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Richard Strauss

Annotated Discography

Sonata for Cello and Piano in F Major, Op. 6

CBS MK44980
Yo-Yo Ma, cello. Emanuel Ax, piano.

As a young man, Strauss tried to find his way through sonata form. He never really mastered it, in the sense of Brahms or even Mendelssohn.

His reawakening of interest in classical forms in his old age change those forms into very interesting and substantial hybrids, but not really classical. To some extent, it seems a problem of his time-sense of contrast (especially modulation) moving much more quickly than that demanded by the sonata. If we contrast Strauss' sonata with either cello sonata of Mendelssohn, Strauss' deficiencies immediately stand out. He seems at a loss for second subjects, his development consists mostly of sequences, and he doesn't know how to build to a recapitulation. The Piano Quartet solves most of these problems at an apparent stroke, but it's rarely played. Despite all its faults, the Cello Sonata still wins the affection of cellists (and even pianists: Emanuel Ax's notes to this recording regret that Strauss' mature piano writing is mostly confined to songs). Finally, while one can easily pick out faults, the sonata has considerable panache. The instrumental writing is grateful for both instruments and there are attractive ideas throughout. What Strauss lacks is the experience to know when to sacrifice a good idea to the cogency of the musical argument and how to make the most of his best material.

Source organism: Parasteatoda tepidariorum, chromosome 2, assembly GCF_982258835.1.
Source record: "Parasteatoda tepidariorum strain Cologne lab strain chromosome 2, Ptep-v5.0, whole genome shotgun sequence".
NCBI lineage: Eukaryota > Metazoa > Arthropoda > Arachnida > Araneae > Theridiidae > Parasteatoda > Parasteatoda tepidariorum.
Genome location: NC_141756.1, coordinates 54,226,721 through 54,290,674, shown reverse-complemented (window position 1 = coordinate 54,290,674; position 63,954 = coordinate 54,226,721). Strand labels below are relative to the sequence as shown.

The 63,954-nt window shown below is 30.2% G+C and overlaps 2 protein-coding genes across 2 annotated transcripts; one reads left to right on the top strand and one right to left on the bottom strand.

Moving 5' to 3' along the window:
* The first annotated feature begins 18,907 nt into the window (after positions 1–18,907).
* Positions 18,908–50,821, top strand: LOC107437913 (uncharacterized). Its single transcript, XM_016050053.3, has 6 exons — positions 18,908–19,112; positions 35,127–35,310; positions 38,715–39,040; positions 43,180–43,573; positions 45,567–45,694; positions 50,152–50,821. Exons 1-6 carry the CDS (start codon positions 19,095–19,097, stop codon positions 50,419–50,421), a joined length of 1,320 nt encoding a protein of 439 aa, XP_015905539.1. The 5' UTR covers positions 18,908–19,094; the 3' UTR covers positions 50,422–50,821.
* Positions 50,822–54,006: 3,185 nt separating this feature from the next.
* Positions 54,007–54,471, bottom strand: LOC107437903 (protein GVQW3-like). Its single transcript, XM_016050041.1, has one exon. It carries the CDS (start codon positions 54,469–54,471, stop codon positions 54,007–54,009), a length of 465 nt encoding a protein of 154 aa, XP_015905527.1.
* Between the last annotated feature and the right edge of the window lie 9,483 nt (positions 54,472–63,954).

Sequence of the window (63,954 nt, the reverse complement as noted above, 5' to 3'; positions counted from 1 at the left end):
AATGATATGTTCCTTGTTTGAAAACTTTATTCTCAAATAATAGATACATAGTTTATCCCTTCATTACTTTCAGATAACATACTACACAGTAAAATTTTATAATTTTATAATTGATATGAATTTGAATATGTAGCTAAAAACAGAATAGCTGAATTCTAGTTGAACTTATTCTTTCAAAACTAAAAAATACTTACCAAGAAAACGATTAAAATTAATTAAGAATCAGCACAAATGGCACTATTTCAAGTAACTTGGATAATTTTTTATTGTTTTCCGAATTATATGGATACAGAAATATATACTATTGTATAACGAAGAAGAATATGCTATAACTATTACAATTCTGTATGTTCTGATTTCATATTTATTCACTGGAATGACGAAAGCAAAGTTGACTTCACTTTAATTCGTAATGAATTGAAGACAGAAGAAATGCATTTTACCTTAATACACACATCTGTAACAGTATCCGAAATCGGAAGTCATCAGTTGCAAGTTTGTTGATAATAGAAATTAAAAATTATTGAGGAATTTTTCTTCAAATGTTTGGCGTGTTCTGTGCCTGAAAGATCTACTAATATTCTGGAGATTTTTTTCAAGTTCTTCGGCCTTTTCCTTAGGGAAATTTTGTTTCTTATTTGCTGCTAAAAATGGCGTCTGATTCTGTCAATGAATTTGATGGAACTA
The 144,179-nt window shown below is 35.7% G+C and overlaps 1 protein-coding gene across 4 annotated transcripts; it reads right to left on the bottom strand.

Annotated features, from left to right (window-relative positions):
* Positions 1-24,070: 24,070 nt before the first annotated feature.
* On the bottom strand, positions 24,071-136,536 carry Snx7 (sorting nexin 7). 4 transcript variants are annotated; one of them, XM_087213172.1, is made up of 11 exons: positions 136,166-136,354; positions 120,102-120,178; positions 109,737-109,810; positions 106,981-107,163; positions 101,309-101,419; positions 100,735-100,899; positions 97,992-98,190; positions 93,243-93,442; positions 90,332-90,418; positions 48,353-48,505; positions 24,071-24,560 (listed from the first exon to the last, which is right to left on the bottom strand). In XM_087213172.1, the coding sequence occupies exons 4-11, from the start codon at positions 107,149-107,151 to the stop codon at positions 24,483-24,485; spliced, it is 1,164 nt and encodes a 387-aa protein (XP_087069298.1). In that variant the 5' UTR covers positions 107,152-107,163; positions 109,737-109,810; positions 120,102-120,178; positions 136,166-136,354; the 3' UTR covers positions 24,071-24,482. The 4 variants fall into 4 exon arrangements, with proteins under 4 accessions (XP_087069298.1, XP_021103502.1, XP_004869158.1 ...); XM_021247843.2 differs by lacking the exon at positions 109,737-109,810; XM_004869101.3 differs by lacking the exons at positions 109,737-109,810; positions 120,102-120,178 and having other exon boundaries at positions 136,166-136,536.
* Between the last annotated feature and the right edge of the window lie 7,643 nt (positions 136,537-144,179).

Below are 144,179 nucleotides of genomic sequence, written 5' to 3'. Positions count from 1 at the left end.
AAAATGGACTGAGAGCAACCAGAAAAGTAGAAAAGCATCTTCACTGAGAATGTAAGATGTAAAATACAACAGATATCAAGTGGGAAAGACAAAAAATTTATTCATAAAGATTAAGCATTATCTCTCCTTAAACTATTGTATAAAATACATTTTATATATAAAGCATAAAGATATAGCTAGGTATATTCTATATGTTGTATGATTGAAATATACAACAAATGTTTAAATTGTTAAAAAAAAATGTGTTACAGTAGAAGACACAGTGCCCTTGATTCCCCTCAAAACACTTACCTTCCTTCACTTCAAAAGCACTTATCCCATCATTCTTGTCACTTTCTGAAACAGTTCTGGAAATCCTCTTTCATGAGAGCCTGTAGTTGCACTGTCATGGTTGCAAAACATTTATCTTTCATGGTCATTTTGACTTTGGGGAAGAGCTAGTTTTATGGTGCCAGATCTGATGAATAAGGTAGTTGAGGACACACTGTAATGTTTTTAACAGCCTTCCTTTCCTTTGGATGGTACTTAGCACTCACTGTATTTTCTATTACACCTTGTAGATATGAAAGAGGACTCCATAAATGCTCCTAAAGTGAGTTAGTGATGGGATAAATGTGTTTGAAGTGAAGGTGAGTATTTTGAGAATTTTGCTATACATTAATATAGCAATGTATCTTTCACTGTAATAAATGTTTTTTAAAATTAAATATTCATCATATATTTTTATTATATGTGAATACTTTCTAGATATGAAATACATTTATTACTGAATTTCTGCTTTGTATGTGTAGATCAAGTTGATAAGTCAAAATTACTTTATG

Slightly bloodless, Ma and Ax (especially Ax) do okay, but they do not cause you to forget the structural problems of the movements. The first movement opens with an arresting herald-trumpet call for the piano. However, the contrasting lyrical subject doesn't measure up and the performers hold back even its due. This reduces the movement to effectively a one-theme pony. The slow movement suffers the same problem. The first thematic group, noble and hymn-like, promises more than Strauss delivers. The second thematic group has very little distinctive about it. Ma and Ax play as if both groups had equal artistic worth, but they fail to convince. The third movement, a combined scherzo and finale, is the strongest and most imaginative, even if it is the most derivatively Mendelssohnian. Its puckish nature seems to finally wake them up.

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